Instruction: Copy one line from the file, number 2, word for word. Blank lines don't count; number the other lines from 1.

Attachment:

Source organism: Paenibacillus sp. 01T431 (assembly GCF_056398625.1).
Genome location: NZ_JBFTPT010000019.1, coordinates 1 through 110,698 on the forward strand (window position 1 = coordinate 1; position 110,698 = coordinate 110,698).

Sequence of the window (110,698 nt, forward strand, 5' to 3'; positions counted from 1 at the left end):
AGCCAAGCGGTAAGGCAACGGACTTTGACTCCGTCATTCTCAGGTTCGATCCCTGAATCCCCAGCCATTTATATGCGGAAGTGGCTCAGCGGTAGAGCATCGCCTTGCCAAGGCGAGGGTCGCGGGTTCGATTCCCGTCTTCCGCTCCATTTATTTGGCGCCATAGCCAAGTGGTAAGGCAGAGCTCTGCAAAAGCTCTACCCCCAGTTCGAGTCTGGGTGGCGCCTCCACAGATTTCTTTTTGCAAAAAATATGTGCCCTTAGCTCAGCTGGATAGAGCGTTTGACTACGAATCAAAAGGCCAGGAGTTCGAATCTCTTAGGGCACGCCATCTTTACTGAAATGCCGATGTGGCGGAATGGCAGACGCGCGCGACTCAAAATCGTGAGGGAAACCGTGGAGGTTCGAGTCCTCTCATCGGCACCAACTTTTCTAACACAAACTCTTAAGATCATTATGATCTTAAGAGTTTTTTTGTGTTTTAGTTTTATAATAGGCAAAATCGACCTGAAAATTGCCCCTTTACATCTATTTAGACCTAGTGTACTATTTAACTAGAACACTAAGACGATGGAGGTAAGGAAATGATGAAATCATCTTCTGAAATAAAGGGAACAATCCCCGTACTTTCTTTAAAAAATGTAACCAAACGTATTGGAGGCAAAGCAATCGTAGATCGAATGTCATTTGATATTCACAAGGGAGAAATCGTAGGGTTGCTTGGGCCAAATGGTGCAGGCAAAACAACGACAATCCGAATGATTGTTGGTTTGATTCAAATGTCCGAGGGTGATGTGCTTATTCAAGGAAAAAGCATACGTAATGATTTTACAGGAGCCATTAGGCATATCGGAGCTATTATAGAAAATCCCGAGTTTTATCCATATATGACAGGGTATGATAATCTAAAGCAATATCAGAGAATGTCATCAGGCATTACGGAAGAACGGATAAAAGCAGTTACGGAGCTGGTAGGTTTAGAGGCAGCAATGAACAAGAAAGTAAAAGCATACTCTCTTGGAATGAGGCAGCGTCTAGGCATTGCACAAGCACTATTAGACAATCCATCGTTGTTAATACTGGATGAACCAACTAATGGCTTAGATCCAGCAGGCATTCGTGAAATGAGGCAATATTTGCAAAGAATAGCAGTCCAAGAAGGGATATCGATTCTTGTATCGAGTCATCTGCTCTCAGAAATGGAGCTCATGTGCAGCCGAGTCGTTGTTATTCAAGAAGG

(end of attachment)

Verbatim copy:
Genome location: NZ_JBFTPT010000019.1, coordinates 1 through 110,698 on the forward strand (window position 1 = coordinate 1; position 110,698 = coordinate 110,698).